Research News
Information to enhance your success at UNL | UNL Office of Research | Jan. 2011

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The expertise and research, creative and scholarly activities of UNL faculty members often garner media coverage. Here are a few examples of coverage since October. Web links are provided when available.

A bullying prevention program at Lincoln’s Irving Middle School, which is led by educational psychologist Susan Swearer, was featured on CBS Sunday Morning. Swearer’s article on five myths about bullying appeared on the opinion page of The Washington Post.

National Drought Mitigation Center climatologist Mark Svoboda talked about his research that found historic evidence of droughts lasting several decades in Agriculture.com.

CNN interviewed political scientist Michael Wagner on his research examining the impact political redistricting has on voters. Wagner also was quoted in a CNN story about President Obama’s speech to the nation in the wake of the Tucson, Ariz., shootings.

Media outlets around the world interviewed Peter Harms, assistant professor of management, about his research on “dark side” personality traits and their relationship to leadership development. Stories were included in CNN.com, The Times of India, London’s Daily Telegraph and New York’s Business News Daily.

Marvin Ammori, assistant professor of law, talked about net neutrality and what it might mean for internet users on MSNBC’s Countdown with Keith Olbermann.

Geoffrey Friesen, assistant professor of finance, discussed his study on investors’ attempts to time their stock market purchases in USA Today.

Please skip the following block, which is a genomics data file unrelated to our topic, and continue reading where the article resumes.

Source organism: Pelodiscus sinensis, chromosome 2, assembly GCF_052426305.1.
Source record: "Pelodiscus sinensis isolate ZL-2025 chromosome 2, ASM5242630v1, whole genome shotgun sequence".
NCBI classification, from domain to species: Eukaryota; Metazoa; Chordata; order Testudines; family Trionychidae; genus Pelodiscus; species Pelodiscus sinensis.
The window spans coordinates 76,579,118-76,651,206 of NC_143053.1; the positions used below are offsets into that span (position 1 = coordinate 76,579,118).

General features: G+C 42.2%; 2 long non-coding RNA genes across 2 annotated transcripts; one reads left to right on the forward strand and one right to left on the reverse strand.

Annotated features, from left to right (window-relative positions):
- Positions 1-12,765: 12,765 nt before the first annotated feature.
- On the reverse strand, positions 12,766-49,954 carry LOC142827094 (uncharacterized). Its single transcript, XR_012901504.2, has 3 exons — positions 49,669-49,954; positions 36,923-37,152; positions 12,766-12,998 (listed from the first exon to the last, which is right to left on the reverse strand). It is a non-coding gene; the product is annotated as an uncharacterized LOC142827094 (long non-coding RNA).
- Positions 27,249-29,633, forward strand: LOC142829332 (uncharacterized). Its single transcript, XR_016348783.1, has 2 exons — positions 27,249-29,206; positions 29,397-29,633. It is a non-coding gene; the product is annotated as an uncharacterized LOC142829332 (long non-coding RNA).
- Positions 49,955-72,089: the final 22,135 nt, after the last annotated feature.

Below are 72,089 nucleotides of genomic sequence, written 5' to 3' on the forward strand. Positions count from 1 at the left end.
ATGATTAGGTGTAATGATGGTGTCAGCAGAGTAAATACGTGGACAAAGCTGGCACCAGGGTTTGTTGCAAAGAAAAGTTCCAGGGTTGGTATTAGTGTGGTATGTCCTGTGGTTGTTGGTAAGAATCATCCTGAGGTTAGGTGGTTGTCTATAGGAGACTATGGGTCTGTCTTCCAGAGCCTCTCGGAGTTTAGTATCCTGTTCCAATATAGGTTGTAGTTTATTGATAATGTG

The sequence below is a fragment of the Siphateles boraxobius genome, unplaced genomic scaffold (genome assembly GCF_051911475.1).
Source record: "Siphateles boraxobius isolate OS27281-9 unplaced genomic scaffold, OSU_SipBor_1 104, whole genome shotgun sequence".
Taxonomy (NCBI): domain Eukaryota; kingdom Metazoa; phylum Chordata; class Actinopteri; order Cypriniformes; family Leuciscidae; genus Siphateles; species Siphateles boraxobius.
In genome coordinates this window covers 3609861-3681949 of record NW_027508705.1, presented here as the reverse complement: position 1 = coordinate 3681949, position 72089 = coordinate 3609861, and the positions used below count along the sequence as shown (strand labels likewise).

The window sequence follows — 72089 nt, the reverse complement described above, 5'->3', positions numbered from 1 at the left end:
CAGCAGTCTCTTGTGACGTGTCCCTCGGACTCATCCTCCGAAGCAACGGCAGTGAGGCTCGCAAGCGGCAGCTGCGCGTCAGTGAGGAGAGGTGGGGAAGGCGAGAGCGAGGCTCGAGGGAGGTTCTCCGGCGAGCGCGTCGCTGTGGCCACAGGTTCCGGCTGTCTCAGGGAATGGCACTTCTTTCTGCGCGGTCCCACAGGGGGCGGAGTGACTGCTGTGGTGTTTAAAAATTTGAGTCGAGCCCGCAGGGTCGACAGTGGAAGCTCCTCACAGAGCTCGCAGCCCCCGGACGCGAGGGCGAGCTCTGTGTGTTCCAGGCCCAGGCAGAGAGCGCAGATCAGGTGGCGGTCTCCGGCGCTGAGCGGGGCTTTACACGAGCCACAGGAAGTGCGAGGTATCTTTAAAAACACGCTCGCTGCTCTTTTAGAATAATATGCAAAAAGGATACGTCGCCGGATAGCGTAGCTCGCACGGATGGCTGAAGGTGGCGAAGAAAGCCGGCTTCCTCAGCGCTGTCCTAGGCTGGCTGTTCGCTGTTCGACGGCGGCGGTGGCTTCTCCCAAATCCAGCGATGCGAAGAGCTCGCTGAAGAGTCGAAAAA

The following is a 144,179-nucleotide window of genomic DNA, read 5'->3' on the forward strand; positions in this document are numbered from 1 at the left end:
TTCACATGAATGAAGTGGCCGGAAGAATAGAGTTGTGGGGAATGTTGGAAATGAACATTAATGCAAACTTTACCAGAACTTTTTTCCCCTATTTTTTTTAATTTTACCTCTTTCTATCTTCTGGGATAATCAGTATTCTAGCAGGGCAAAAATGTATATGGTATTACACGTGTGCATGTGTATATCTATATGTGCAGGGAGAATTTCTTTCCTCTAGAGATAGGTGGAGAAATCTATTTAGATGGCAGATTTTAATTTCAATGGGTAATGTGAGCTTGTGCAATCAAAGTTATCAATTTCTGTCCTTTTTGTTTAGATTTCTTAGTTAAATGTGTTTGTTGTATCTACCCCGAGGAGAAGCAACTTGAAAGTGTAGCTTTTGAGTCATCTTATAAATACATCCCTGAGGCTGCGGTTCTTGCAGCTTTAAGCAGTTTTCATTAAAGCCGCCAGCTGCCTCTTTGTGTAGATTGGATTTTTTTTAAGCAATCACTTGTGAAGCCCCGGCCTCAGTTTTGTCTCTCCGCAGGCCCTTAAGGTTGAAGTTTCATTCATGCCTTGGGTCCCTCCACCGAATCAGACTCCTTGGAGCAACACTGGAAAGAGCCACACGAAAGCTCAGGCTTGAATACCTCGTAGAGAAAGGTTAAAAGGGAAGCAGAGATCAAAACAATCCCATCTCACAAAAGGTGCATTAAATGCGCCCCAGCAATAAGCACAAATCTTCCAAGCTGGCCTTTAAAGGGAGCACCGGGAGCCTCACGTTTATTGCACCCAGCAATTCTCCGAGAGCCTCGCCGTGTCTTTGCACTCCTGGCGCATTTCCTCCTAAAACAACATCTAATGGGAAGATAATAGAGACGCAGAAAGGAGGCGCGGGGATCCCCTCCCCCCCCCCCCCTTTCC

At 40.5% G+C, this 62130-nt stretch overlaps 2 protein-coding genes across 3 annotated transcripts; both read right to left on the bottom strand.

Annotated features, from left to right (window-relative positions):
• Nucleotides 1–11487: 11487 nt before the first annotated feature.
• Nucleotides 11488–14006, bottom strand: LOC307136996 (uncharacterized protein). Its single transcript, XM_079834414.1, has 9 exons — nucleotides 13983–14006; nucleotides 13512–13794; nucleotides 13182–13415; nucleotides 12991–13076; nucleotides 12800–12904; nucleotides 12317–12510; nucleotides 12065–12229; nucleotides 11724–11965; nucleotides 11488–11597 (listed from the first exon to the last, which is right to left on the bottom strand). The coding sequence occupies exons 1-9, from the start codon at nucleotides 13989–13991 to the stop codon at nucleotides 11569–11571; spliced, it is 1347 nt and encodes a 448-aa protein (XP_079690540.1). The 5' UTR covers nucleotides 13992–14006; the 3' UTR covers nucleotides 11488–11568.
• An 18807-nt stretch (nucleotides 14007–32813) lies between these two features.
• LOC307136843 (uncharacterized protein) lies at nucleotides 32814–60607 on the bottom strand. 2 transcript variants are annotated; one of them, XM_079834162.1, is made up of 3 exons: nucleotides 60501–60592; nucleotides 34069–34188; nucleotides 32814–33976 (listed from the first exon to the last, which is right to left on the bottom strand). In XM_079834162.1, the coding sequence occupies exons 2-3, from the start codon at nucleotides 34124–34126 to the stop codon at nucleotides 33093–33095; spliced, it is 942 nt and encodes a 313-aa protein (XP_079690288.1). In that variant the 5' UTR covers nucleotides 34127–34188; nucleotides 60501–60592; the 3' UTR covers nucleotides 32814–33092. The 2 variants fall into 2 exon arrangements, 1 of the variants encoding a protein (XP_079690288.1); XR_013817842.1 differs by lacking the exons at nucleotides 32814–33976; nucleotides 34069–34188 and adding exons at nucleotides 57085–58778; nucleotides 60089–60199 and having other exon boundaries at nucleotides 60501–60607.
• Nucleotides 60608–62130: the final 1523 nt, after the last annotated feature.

Geoscientist David Harwood and other researchers working with ANDRILL, the Antarctic geological drilling program, were featured on the NOVA episode “Secrets Beneath the Ice,” on PBS in December. UNL is home to the U.S. scientific management office for this international research effort. This program was produced by the NET Television team of Gary Hochman, Pat Aylward, Brian Seifferlein and Jim Lenertz.

Railroads and the Making of America, a digital research project led by historian Will Thomas, was among the digital humanities projects featured in a story in The New York Times.

School of Music lecturer Tom Larson discussed the history of the fade-out at the end of studio-produced songs in the NPR weblog The Record. Larson also talked about Woody Guthrie’s impact on music in the Arizona Republic.

Geoscientist David Loope talked about the discovery of a 350 million-year-old, four-legged amphibian's burrow in Pennsylvania in Discovery News and numerous other outlets.

The Chronicle of Higher Education quoted Doug Seefeldt, assistant professor of history, in a story about digital scholarship and the Sustaining Digital History project, which is trying to make it easier for history scholars to publish digitally in well-established forums.

Animal scientist Galen Erickson and colleagues provided research-based recommendations regarding the amount of sulfur that’s safe in cattle diets. This information garnered extensive coverage in the ag media including High Plains Journal and Drover’s.

A study of gaze cues and the nature of human attention by psychologist Michael Dodd and political scientists Kevin Smith and John Hibbing generated considerable coverage, including Time, Science Blog, Science Daily, Yahoo News and Digital Journal.

Paul Steger, director of the Johnny Carson School of Theatre and Film, and Sandy Veneziano, assistant professor, outlined the school’s unique student/professional film project “Vipers in The Grass” in The Chronicle of Higher Education.

A rundown of national news coverage involving UNL faculty during 2010 is available from UNL Communications.







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